Sullivan v. Union Oil Co. of Cal.Annotate this Case
CARRIE B. SULLIVAN, Respondent, v. UNION OIL COMPANY OF CALIFORNIA (a Corporation) et al., Defendants; E. R. ABBEY, Administrator, etc., Appellant.
Harry C. Westover and Alfred A. Appling for Appellant.
Emmett E. Doherty and Robert G. Blanchard for Respondent.
On this appeal, the questions that are presented for the consideration of this court involve (1) the meaning and application of certain provisions of the rules and regulations of an "Employees' Provident Fund" of the Union Oil Company of California, a corporation, and (2) the effect of a property- settlement agreement upon plaintiff's right as beneficiary of the interest of her former husband in said fund.
Plaintiff and John W. Sullivan (now deceased) were married in 1912. In 1916 the husband was employed by the Union Oil Company of California. In the following year that company inaugurated its so-called "Provident Fund", to which each employee was to contribute a percentage of his wages in return for benefits which thereafter were to become payable to him or to his designated beneficiaries. The husband became a participant in the fund as of November 1, 1917, and designated plaintiff, who was then his wife, as beneficiary. Some nineteen years later, on July 15, 1936, plaintiff instituted a divorce action against her husband and in connection therewith procured from the trial court a temporary order by which the husband was enjoined from the subsequent removal or transfer of money standing to his credit in the said fund. During the pendency of the divorce action, and on July 28, 1936, plaintiff and the husband executed a property-settlement agreement whereby the community and other property of the parties was divided between them. By the terms of said agreement the husband was to pay to plaintiff the sum of $60 a month for the three years next thereafter ensuing, and, with that exception, each was relieved from any future obligation to the other, and expressly waived any right to share in or succeed to the estate of the other. With respect to the "Provident Fund", the agreement provided that the temporary restraining order might be modified to permit the husband to draw $200 therefrom [16 Cal. 2d 231] for attorney's fees and expenses in connection with the settlement of the property rights of the parties, and at that time the court issued an order to that effect. On August 7, 1936, an interlocutory decree of divorce by default was entered in favor of plaintiff, and on the same day an order was made for the payment to her of "support money" and alimony; also, a further restraining order was issued by which the husband was enjoined from conveying, encumbering, transferring, or withdrawing any deposit or credit existing in his favor in the "Provident Fund". On August 24, 1937, a final decree was entered in the divorce action. No express mention of the property settlement of the parties was made in either the interlocutory or the final decree. However, the final decree provided that "... wherein said interlocutory decree relates to the property of the parties hereto, said property be and the same is hereby assigned in accordance with the terms thereof to the parties therein".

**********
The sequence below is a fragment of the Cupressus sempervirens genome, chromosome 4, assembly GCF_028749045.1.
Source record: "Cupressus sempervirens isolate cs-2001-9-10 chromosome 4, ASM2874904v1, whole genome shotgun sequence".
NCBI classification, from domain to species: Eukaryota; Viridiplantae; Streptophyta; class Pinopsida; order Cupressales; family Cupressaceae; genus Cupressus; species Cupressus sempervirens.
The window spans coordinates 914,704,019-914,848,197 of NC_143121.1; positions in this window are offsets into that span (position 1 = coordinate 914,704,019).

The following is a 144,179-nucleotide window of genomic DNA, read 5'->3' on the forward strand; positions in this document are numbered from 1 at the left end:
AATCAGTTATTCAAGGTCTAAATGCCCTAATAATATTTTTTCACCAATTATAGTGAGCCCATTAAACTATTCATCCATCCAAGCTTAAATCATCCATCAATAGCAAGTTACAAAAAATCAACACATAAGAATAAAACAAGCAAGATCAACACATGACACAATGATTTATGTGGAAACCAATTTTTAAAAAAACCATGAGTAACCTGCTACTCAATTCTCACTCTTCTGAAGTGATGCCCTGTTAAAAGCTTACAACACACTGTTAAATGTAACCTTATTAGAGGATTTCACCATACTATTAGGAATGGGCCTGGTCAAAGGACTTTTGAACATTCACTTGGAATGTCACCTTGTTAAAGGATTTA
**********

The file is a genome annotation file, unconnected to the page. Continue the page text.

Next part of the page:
John W. Sullivan died on October 30, 1937, at which time he had neither retired from his employment nor had he reached the retirement age of 60 years, but until his death was an active employee of the Union Oil Company and a prospective participant in the "Provident Fund", having to his credit therein the sum of $4,382.83. On March 16, 1938, plaintiff filed an action against the Union Oil Company for declaratory relief, for the purpose of establishing her asserted right as beneficiary to the $4,382.83 in the fund. On May 20, 1938, the administrator of the decedent's estate filed a complaint in intervention wherein it was alleged that the decedent's heirs, and not plaintiff, were entitled to the money in the said fund, for two reasons: First, that under the rules and regulations of the fund, on the date when her final divorce decree was entered plaintiff became ineligible as a beneficiary of the fund; and, secondly, that by virtue of the terms of the property-settlement agreement between the then husband and wife, plaintiff had accepted the provision made for her therein "in full satisfaction" of her right to the community property, and thereby waived any interest which she might have had in the fund. Plaintiff demurred to this pleading, and her demurrer was sustained without leave to amend the complaint. Judgment of dismissal of the action was then entered, from which judgment the intervener has appealed to this court. [16 Cal. 2d 232]
With regard to the effect of the rules and regulations of the "Provident Fund" on plaintiff's right as the named beneficiary, it may be noted that the certificate which was issued by the officials of the said provident fund contained at least five different provisions which, in appropriate circumstances, related to the proper distribution of the fund to the respective members thereof, or to their named beneficiaries. However, by the terms of each of two only of such governing provisions is it asserted by either of the contending parties herein that the rights of the respective parties to the instant litigation are in anywise affected.